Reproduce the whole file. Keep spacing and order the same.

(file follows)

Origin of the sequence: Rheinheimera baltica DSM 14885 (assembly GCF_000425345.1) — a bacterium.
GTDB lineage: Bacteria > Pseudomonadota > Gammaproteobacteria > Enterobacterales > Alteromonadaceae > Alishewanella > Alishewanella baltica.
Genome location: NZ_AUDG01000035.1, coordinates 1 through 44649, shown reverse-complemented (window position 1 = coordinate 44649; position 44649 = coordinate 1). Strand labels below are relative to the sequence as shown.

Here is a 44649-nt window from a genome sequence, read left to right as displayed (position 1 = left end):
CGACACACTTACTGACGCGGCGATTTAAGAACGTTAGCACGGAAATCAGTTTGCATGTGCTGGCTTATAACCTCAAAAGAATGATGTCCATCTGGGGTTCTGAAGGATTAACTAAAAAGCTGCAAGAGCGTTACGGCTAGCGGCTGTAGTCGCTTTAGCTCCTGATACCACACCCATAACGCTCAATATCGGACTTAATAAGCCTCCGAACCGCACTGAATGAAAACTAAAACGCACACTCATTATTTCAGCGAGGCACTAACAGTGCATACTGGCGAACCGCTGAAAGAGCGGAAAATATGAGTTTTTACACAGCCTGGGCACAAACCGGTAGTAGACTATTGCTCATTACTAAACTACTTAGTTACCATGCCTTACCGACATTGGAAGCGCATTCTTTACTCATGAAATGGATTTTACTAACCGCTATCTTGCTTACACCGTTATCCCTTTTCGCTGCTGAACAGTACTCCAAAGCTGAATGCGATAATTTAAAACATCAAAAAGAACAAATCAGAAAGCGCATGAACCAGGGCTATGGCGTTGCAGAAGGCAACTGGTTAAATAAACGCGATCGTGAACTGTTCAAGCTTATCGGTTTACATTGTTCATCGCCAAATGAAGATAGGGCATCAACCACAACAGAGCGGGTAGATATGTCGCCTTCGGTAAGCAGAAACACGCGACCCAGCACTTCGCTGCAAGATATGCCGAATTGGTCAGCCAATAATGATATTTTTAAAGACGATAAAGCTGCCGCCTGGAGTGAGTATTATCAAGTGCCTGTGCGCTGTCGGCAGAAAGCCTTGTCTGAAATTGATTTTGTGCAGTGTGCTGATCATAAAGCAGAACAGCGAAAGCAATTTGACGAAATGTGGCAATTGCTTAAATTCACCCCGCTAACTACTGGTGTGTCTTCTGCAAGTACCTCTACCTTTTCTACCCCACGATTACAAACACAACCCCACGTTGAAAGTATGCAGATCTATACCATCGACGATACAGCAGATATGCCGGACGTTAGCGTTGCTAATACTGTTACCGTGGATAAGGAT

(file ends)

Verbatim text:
Origin of the sequence: Rheinheimera baltica DSM 14885 (assembly GCF_000425345.1) — a bacterium.
GTDB lineage: Bacteria > Pseudomonadota > Gammaproteobacteria > Enterobacterales > Alteromonadaceae > Alishewanella > Alishewanella baltica.
Genome location: NZ_AUDG01000035.1, coordinates 1 through 44649, shown reverse-complemented (window position 1 = coordinate 44649; position 44649 = coordinate 1). Strand labels below are relative to the sequence as shown.

Here is a 44649-nt window from a genome sequence, read left to right as displayed (position 1 = left end):
CGACACACTTACTGACGCGGCGATTTAAGAACGTTAGCACGGAAATCAGTTTGCATGTGCTGGCTTATAACCTCAAAAGAATGATGTCCATCTGGGGTTCTGAAGGATTAACTAAAAAGCTGCAAGAGCGTTACGGCTAGCGGCTGTAGTCGCTTTAGCTCCTGATACCACACCCATAACGCTCAATATCGGACTTAATAAGCCTCCGAACCGCACTGAATGAAAACTAAAACGCACACTCATTATTTCAGCGAGGCACTAACAGTGCATACTGGCGAACCGCTGAAAGAGCGGAAAATATGAGTTTTTACACAGCCTGGGCACAAACCGGTAGTAGACTATTGCTCATTACTAAACTACTTAGTTACCATGCCTTACCGACATTGGAAGCGCATTCTTTACTCATGAAATGGATTTTACTAACCGCTATCTTGCTTACACCGTTATCCCTTTTCGCTGCTGAACAGTACTCCAAAGCTGAATGCGATAATTTAAAACATCAAAAAGAACAAATCAGAAAGCGCATGAACCAGGGCTATGGCGTTGCAGAAGGCAACTGGTTAAATAAACGCGATCGTGAACTGTTCAAGCTTATCGGTTTACATTGTTCATCGCCAAATGAAGATAGGGCATCAACCACAACAGAGCGGGTAGATATGTCGCCTTCGGTAAGCAGAAACACGCGACCCAGCACTTCGCTGCAAGATATGCCGAATTGGTCAGCCAATAATGATATTTTTAAAGACGATAAAGCTGCCGCCTGGAGTGAGTATTATCAAGTGCCTGTGCGCTGTCGGCAGAAAGCCTTGTCTGAAATTGATTTTGTGCAGTGTGCTGATCATAAAGCAGAACAGCGAAAGCAATTTGACGAAATGTGGCAATTGCTTAAATTCACCCCGCTAACTACTGGTGTGTCTTCTGCAAGTACCTCTACCTTTTCTACCCCACGATTACAAACACAACCCCACGTTGAAAGTATGCAGATCTATACCATCGACGATACAGCAGATATGCCGGACGTTAGCGTTGCTAATACTGTTACCGTGGATAAGGAT